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    The future of mobile payments at CES: Video now available

     NFC World+ editor Sarah Clark was joined by executives from MasterCard, LoopPay and Coinbase

    CES: Sarah Clark was joined by executives from MasterCard, LoopPay and Coinbase

    The key to mass market adoption of mobile payments will be the creation of a compelling consumer experience that incorporates both payments and value added services, the Future of Mobile Payments session at the International CES 2015, chaired by NFC World’s Sarah Clark, has found.

    Joining NFC World’s editor were MasterCard’s executive director of digital platforms, Mung Ki Woo; Adam White, director of business development and strategy at Bitcoin wallet provider Coinbase, and Will Graylin, CEO at mobile payments innovator LoopPay.

    “The biggest problem with mobile payments to date has been that consumers can’t use it as reliably as their existing wallet,” LoopPay’s Graylin explained. “If you can only use it at 220,000 locations out of 10-plus million in the United States, you’re going to still have to rely on that piece of plastic so you’re not really changing consumer behaviour yet.

    “You’re meeting part of that requirement but you’re not meeting the necessary requirements to change consumer behaviour, and that ultimately is the goal that’s necessary for mobile payments to take off.”

    “Location-based types of deals and opportunities is really important I think, and integrated rewards,” Coinbase’s White added. “I want to have everything rolled up into one. I also want a price comparison tool. I want everything tied into a nice, neat package. I don’t think we’re there yet and I’m not sure if 2015 is going to bring that.”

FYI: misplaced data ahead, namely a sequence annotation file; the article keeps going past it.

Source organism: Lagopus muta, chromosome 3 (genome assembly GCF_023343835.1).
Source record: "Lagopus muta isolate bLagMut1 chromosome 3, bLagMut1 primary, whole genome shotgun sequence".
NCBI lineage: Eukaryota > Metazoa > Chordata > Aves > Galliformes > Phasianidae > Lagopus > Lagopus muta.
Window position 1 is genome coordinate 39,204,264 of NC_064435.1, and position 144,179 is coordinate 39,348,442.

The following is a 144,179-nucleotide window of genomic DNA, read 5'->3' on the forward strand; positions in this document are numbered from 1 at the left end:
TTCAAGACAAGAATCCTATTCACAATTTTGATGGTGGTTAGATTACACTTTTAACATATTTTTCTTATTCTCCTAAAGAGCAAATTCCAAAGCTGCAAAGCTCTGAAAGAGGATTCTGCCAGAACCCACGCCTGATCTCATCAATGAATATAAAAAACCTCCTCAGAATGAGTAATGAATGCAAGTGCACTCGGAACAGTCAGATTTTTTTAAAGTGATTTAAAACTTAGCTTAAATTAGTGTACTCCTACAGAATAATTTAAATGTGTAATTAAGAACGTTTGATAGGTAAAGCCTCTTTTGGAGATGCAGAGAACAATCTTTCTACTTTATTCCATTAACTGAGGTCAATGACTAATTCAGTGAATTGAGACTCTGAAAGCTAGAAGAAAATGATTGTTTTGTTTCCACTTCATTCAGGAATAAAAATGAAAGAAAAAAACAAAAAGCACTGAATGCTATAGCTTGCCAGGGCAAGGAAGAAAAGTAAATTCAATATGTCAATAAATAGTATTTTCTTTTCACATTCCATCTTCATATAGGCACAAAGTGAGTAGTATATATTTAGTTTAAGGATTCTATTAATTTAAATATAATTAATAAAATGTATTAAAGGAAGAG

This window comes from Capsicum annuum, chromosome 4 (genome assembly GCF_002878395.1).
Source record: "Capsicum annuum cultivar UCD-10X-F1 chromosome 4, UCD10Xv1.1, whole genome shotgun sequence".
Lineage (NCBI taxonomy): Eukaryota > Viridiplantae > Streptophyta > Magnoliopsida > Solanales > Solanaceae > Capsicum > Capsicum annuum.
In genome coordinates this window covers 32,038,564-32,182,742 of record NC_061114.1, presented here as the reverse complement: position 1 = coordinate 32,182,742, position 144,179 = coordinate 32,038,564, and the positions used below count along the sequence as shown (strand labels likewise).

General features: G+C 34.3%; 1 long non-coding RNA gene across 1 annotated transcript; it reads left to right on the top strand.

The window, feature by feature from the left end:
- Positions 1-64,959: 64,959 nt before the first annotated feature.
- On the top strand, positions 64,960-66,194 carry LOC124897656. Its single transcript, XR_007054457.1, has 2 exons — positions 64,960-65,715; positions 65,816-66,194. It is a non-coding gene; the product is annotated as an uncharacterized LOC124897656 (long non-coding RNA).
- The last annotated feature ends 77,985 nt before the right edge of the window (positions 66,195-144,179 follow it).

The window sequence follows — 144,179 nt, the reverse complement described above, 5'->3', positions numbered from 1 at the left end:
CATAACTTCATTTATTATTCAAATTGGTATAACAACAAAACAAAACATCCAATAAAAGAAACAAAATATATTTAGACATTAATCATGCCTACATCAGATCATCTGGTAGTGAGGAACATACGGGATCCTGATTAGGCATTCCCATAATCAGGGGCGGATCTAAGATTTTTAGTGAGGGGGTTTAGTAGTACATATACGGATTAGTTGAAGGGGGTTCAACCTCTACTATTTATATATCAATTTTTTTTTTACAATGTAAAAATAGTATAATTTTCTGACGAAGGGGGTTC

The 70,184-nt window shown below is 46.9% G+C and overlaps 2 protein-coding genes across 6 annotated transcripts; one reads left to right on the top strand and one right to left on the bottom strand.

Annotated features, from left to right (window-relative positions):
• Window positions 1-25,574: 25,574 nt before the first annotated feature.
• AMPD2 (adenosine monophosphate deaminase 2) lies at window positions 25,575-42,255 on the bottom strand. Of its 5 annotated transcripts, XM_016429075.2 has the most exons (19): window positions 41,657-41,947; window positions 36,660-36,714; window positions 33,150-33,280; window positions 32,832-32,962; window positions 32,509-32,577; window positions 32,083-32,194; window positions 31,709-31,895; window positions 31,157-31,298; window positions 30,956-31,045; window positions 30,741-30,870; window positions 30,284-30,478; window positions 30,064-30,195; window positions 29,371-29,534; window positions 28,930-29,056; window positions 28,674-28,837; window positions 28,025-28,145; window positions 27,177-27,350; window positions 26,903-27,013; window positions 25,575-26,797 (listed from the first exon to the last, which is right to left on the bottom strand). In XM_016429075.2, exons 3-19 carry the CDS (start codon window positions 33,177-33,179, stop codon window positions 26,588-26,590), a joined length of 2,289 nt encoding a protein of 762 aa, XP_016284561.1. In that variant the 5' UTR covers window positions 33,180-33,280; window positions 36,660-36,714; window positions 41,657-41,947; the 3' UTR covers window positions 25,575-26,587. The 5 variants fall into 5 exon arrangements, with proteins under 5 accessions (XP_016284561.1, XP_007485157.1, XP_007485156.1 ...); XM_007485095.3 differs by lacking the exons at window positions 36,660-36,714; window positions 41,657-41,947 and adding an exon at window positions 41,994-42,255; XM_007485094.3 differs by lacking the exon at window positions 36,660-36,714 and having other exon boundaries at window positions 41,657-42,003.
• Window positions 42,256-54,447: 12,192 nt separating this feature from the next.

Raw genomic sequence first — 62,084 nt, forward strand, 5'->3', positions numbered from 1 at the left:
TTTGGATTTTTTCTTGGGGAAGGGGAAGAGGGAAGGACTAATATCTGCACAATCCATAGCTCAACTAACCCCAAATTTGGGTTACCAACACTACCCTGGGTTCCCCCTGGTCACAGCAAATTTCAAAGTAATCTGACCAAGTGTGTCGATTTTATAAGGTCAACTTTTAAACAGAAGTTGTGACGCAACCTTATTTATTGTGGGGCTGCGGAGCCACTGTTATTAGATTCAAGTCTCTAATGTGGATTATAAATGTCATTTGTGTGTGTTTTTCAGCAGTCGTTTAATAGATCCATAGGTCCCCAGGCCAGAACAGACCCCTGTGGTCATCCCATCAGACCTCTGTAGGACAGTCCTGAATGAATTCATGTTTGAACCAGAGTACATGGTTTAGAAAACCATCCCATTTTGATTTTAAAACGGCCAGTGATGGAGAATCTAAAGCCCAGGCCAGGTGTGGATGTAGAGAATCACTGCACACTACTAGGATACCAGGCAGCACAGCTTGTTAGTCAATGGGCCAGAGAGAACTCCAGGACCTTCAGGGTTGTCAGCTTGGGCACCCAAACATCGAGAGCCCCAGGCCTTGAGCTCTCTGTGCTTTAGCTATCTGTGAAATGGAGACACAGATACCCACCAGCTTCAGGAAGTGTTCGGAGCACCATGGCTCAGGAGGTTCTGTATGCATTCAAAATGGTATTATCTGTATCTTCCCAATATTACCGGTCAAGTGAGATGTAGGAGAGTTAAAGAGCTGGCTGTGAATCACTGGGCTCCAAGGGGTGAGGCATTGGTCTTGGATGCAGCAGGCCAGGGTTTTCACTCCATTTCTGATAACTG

“There’s going to be a lot of choices for the wallet itself,” MasterCard’s Woo continued. “I think that the wallet is going to be much more than just an equivalent of your leather container that you have in your pocket. It’s going to be a very rich and very interactive product.”

    “It’s a long journey,” Graylin added. “It’s not just about what the industry players within the ecosystem want because everybody wants something a little bit different. We’ve got to focus on what that killer consumer experience is. Does it require work from the entire industry? Sure. But you need a catalyst, that first consumer experience to say yes, this is a good enough digital wallet for me to use and rely on.”

    Looking forward to 2020 and the longer-term future of mobile payments, the panel predicted that there will be a wide range of internet-connected devices that consumers will want to pay with and that mobile will continue to play its part.

    “What I believe strongly is that we are going to have a lot of devices, we are going to have a lot of internet-connected devices, and one of the things that consumers will want to have around those devices is access to their money,” Woo said. “We will have a MasterCard solution for each one of those devices in 2020.”

    “While Bitcoin is very early, it’s been kind of thrust to centre stage as a way to reinvent payments, as a way to reinvent money transfer,” White added. “What that in mind, I think there’s a ton of exciting things that Bitcoin and only Bitcoin can do in 2020. The technologies that tend to be most disruptive are the hardest to imagine five, 10, 15 years out.

    “I think Bitcoin is going to have a unique place alongside credit cards, alongside cash and even cheques, but I do think it has the capability to do things that none of us can imagine and that in five years we won’t be able to see ourselves living without.”

    The full one-hour session can be viewed on the CES website.

    • John

      I’m pretty positive that Bitcoin was a fad and as the years go by it will be worth less and less, until it ultimately is worth less than 1 cent per bitcoin. This has already begun to occur and look no future than other failed digital currencies to see what I am talking about. Anyone ever hear of the game EverQuest? I amassed a small fortune in platnium pieces in my youth playing this game, several million PP actually, and eventually sold it to someone for around $1200 USD. That was 10 years ago, now those PP are pretty worthless. EverQuest PP were never something that you could use outside of the game, but it went the same route. I’d rather use my trusty credit card when paying for things since there are cash back opportunities and fraud protections built into them. If someone stole your bitcoins you are SoL.

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